Monday, October 29, 2018

Amanuensis Monday - 1814 Deed of Abigail Wallis to Zachariah Hildreth Jr. in Townsend, Mass.

This week's document for Amanuensis Monday is the 1814 deed of Abigail Wallis of Townsend, Massachusetts to Zachariah Hildreth Junior of Townsend in the Middlesex County, Massachusetts Land Records:

[Volume 209, pages 188-189]

The transcription of this deed is:

[Volume 209, page 188, starts at bottom of left-hand page]

[In left hand margin]

 Abigail Wallis to Zach^h Hildreth jun.

[body of deed]

                                                              Know all men by these presents
that I Abigail Wallis of Townsend in the county of Middlesex and

commonwealth of Massachusetts, widow woman, in consideration of ten
dollars paid to me by Zachariah Hildreth Jun. of Townsend, aforesaid,

[Volume 209, page 189, top of right-hand page]

yeoman, the receipt whereof I do hereby acknowledge, do hereby give,

grant, sell, and convey unto the said Zachariah Hildreth Jr. his heirs
and assigns forever, a certain piece of meadow land in Townsend a-
foresaid lying in and being a part of the putney meadow, so called,
containing about one acre, be the same more or less which was set
off to me the said Abigail as a part of my right of dower in my for-
mer husband Elijah Wyman deceased estate, the fea of said premises
lying in me, I having purchased the same of said Elijah Wyman's heirs,
reference to the records of the setting off of said thirds being had
for them ore particular bounds thereof.  To have and to hold
the same unto the said Zachariah his heirs and assigns to his and
their use and behoof forever.  And I do covenant with the said Zach-
ariah his heirs and assigns, that I am lawfully seized in fee of the
premises, that they are free of all incumbrances and that I will war-
rant and defend the same to the said Zachariah his heirs and
assigns forever, against the lawful claims and demands of all persons.
In witness whereof, I the said Abigail have hereunto set my
hand and seal this ninth day of June in the year of our Lord one
thousand eight hundred and fourteen.  Abigail Wallis and seal,
signed, sealed and delivered in presence of us, Daniel Adams, Saul
Vertee.  Middlesex ss. June 9th 1814, personally appeared the withing named
Abigail Wallis and acknowledged the within instrument by her sub-
scribed to be her free act and deed, before Dan^l Adams, Just. of the Peace.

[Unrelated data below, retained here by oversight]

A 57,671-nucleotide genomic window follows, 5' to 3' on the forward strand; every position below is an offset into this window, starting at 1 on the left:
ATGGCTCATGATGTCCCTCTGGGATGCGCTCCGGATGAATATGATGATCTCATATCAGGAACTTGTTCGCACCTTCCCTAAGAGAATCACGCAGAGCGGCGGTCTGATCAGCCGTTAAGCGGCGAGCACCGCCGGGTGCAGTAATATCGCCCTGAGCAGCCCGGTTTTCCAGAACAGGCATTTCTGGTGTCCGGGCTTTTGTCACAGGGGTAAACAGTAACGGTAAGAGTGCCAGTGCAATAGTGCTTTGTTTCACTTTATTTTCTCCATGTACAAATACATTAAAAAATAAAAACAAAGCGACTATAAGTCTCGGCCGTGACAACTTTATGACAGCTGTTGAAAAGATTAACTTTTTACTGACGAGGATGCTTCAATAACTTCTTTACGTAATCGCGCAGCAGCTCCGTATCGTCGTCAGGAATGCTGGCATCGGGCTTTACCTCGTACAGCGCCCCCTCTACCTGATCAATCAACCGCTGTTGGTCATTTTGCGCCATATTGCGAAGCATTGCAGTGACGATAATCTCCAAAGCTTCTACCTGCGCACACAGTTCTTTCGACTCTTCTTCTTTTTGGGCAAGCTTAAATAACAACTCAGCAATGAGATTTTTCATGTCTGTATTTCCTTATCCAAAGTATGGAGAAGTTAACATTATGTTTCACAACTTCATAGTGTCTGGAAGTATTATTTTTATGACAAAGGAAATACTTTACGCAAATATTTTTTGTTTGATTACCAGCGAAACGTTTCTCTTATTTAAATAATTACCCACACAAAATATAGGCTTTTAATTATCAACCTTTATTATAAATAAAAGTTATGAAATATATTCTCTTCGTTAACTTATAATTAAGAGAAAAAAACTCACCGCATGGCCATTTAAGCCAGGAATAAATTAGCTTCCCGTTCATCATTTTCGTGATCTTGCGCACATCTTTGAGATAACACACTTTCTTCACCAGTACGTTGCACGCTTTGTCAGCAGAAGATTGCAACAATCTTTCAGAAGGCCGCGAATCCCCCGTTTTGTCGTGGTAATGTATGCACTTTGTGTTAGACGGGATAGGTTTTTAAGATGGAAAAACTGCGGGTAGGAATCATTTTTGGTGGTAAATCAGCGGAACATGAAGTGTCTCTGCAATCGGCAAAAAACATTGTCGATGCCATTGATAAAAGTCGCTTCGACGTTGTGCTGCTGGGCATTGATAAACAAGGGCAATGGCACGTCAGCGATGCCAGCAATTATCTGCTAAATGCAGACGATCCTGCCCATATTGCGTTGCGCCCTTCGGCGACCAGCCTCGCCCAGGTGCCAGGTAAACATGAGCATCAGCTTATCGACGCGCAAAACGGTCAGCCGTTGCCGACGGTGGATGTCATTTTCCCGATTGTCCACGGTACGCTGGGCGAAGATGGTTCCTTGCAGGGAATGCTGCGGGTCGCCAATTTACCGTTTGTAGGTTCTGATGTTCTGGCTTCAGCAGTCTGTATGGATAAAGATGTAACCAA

Middlesex ss. Cambridge 30th July 1814. Received and Entered
                                                                             by Samuel Bartlett Regr.

The source citation for this recorded deed is:

"Massachusetts, Land Records, 1620-1986," digital images, Church of Jesus Christ of Latter-Day Saints,FamilySearch ( : accessed 21 October 2018), Middlesex County, "Deeds, 1814-1816, Vols. 209-211," Volume 209, pages 187-188 (images 99-100 of 885), Deed of Abigail Wallis to Zachariah Hildreth Jr., executed 9 June 1814, recorded 30 July 1814.

This is the second deed where Zachariah Hildreth Junior bought land in Townsend, Massachusetts from someone other than his father, Zachariah Hildreth Sr.  With this deed, he bought one acre of meadow land in Townsend for $10 from widow Abigail Wallis.

Zachariah Hildreth Jr. (1783-1857) is my third great-grandfather, who married Hannah Sawtell (1789-1857) in 1810.  I am descended through their son, Edward Hildreth (1831-1899) who married Sophia Newton (1834-1923).


NOTE:  Genea-blogger John Newmark (who writes the excellent  TransylvanianDutch blog) started a Monday blog theme years ago called "Amanuensis Monday."  John offers this definition for "amanuensis:" 

"A person employed to write what another dictates or to copy what has been written by another."

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Unknown said...

May I add this to Zachariah's profile at Wikitree? Vic

Randy Seaver said...

Hi Vic,

You can if you want. I have written 5 of these so far in the last few weeks. There are more to come. It may be that links to all of the posts would be appropriate.

I have also written a biography of Zachariah Jr in

Cheers -- Randy

Marilyn Kenyon, Psy.D. said...

Hi Randy,

I'm not surprised by the results of your percentage of matches with trees. It looks pretty much like what I am seeing.

Of note:

"I was surprised that only 11.2% of my AncestryDNA matches have an attached tree with more than 1,000 profiles, and only 2.6% have a tree larger than 10,000 profiles."

Just for fun, last summer, I spent some of my time scrolling through my matches in search of trees with a minimum of 1000 people. I went page-by-page, keeping track of the pages. Generally there were about 2 or 3 trees per page with a 1000 or more people. I did this to look more at my early colonial ancestors, my 6th, 7th cousins, and 8th cousins.

I know there are many who say not to waste our time looking at these distant matches, as the accuracy of a match is reduced. But, we are in this for the fun of it. It was something to do while waiting for closer matches.